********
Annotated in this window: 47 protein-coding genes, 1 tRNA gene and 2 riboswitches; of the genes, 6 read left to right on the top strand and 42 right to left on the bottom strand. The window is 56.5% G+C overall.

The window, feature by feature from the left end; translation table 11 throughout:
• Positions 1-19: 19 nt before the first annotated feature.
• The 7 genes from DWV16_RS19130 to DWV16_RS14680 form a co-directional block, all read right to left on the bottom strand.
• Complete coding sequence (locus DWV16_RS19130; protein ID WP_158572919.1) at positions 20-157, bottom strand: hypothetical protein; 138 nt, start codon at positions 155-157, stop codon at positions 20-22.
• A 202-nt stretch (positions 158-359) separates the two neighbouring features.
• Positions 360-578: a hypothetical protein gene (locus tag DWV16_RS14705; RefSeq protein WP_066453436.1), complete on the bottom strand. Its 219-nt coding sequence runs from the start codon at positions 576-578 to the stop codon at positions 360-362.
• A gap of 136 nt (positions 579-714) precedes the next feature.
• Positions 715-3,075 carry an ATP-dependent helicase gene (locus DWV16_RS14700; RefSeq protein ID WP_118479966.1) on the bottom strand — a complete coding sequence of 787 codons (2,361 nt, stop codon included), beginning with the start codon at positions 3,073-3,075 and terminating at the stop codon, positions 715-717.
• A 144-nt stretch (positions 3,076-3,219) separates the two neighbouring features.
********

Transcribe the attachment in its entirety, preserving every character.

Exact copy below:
Annotated in this window: 47 protein-coding genes, 1 tRNA gene and 2 riboswitches; of the genes, 6 read left to right on the top strand and 42 right to left on the bottom strand. The window is 56.5% G+C overall.

The window, feature by feature from the left end; translation table 11 throughout:
• Positions 1-19: 19 nt before the first annotated feature.
• The 7 genes from DWV16_RS19130 to DWV16_RS14680 form a co-directional block, all read right to left on the bottom strand.
• Complete coding sequence (locus DWV16_RS19130; protein ID WP_158572919.1) at positions 20-157, bottom strand: hypothetical protein; 138 nt, start codon at positions 155-157, stop codon at positions 20-22.
• A 202-nt stretch (positions 158-359) separates the two neighbouring features.
• Positions 360-578: a hypothetical protein gene (locus tag DWV16_RS14705; RefSeq protein WP_066453436.1), complete on the bottom strand. Its 219-nt coding sequence runs from the start codon at positions 576-578 to the stop codon at positions 360-362.
• A gap of 136 nt (positions 579-714) precedes the next feature.
• Positions 715-3,075 carry an ATP-dependent helicase gene (locus DWV16_RS14700; RefSeq protein ID WP_118479966.1) on the bottom strand — a complete coding sequence of 787 codons (2,361 nt, stop codon included), beginning with the start codon at positions 3,073-3,075 and terminating at the stop codon, positions 715-717.
• A 144-nt stretch (positions 3,076-3,219) separates the two neighbouring features.